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“Shhhh… let’s not talk about infrastructure. Let’s save the building,” cries Amos, a puppet, in the second episode of Cécile B. Evans’ multi-faceted project, Amos World. A “television show set in a socially-progressive housing estate,” Amos World informs Evans’ new installation at Château Shatto, Something Tactical is Coming.
The general plotline of Amos’ World follows the revelation of the social flaws inherent to the design of the built utopia, all of this conveyed through a combination of live-action performances by the building’s tenants, floating .jpegs, and sentient, 3D flowers. The villainous Amos, a fictitious character based on the entrepreneurial “male genius,” becomes a stand-in for the lingering promises and cold, male utility of Brutalism.
Like a residence where one enters through the garage instead of the front door, the face of the installation is also the tail of the work. One encounters the exposed “backside” of a length of short wall studs upon entering the space; the dazzling video is largely a footnote to the exhibition. As such, scene summations and plot points are handwritten across the set’s plywood surface, outlined in dangling HDMI cords and media players. Filmed b-roll of Amos’ World play out on mounted pocket screens—puppeteers guide Amos against a blue screen, performers gesture offscreen.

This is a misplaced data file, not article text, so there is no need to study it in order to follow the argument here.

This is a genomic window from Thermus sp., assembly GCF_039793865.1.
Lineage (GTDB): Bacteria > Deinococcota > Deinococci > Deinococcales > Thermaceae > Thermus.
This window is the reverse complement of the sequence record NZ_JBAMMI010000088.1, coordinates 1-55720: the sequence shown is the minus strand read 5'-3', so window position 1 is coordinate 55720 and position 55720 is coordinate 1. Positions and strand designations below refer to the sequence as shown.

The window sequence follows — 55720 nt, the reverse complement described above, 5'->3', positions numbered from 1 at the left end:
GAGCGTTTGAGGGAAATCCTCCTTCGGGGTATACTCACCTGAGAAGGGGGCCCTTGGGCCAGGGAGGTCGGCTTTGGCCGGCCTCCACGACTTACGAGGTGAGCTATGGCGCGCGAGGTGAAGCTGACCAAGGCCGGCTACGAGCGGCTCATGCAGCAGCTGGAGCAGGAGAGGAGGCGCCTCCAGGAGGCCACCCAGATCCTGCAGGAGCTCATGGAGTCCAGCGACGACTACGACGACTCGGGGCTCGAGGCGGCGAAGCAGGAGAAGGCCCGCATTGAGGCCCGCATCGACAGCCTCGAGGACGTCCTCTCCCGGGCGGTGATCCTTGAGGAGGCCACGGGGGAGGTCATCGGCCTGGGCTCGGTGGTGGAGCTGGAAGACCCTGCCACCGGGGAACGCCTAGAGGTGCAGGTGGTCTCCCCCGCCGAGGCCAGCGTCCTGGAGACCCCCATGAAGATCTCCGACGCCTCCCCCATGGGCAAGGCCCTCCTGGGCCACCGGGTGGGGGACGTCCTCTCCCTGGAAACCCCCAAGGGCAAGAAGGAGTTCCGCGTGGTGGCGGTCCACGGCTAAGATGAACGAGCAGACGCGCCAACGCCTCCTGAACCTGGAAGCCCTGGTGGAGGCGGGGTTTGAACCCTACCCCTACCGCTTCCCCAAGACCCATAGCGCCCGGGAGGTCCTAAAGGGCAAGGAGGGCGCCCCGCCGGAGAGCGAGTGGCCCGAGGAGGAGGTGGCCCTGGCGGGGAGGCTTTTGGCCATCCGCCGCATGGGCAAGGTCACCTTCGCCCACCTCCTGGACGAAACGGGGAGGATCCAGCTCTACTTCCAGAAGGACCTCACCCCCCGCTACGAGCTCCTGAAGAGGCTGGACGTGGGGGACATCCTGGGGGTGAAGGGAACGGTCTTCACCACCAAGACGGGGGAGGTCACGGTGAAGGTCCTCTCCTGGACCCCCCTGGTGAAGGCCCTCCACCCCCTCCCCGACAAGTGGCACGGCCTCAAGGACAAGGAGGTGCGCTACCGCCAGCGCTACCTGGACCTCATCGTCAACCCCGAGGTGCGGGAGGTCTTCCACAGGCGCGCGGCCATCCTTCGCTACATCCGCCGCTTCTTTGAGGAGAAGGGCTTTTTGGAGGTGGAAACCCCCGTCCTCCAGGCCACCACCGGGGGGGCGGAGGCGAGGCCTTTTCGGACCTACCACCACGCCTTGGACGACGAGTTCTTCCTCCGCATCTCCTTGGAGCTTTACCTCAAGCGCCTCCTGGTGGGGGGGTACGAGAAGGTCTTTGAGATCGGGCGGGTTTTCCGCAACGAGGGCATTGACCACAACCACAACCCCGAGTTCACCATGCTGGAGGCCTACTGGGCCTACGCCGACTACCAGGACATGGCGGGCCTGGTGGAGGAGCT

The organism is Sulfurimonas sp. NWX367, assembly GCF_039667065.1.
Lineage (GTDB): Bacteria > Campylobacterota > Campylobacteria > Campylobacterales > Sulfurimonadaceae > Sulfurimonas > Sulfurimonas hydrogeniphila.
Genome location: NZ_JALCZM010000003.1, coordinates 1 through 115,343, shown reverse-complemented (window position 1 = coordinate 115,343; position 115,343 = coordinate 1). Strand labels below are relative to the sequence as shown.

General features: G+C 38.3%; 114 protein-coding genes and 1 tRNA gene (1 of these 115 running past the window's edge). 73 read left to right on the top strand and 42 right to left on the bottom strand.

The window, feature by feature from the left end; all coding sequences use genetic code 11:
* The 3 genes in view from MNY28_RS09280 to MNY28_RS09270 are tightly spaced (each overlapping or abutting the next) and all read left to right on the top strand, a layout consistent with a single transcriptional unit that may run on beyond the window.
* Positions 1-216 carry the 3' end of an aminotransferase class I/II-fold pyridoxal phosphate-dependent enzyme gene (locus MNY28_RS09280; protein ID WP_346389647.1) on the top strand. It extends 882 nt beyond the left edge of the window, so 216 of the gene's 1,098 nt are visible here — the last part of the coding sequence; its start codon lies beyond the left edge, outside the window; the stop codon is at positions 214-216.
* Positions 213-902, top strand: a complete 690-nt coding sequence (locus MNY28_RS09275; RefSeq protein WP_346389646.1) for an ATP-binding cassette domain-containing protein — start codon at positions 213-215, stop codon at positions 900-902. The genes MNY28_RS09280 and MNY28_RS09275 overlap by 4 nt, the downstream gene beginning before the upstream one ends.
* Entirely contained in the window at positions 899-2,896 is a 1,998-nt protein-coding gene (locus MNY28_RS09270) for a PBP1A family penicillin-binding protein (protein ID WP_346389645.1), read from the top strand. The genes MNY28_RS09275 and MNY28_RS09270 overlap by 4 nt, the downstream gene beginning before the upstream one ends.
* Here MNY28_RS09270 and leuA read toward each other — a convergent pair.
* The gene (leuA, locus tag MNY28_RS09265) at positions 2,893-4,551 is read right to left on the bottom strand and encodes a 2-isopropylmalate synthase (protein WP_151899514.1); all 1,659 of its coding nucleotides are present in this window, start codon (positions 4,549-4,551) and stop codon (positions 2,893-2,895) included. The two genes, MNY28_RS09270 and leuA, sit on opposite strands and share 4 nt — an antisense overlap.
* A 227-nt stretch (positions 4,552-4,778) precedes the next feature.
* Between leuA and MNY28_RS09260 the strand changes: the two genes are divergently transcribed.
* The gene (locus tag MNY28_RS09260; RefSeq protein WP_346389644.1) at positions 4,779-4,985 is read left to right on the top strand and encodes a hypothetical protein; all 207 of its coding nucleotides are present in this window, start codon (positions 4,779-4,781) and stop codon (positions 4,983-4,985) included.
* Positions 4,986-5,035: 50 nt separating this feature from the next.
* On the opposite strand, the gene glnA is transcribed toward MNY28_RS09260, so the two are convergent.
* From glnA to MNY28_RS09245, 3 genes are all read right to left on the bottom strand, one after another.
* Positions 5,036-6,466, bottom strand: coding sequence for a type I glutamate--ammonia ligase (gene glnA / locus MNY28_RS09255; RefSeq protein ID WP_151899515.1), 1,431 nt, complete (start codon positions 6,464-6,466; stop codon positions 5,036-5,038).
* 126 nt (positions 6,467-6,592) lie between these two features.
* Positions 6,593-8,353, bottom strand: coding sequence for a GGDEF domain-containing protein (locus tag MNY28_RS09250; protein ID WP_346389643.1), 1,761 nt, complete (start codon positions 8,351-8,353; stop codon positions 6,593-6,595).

The reverse of this theater flat forms a scale model, the set of Amos’ World: an office in diorama tableau, neither dollhouse nor maquette, with tiny tools atop a desk and a bookshelf of intricate volumes re-produced in miniature. Indeed, two prints, character studies framed within server drive-cases, are also hung at a stunted height. Absorbing these details requires crouching, an imposition that enhances the sense of mediated entrapment, in this unité d’habitation.
This office is abruptly partitioned by a chroma-key blue stage, empty except for a fountain endlessly issuing smoke from the corner. Yves Klein blue is the same as chroma key blue is the same as green screen—a consuming shade allowing for metaphor, a composite, or in this case, the potential for the absent, edited illusion of Amos’ independent movement. Chroma-key is not usually meant to be visible, yet Evans replaces function with the implication of subtraction. The void becomes centralized, context becomes marginalia—scrubbed and distilled to a single moment.
The complete episodes of Amos World will play at Frieze Los Angeles.
Cécile B. Evans: Something Tactical is Coming at Château Shatto runs from January 5–February 24, 2019 at Château Shatto (1206 S. Maple Ave, Suite 1030. Los Angeles, CA 90015).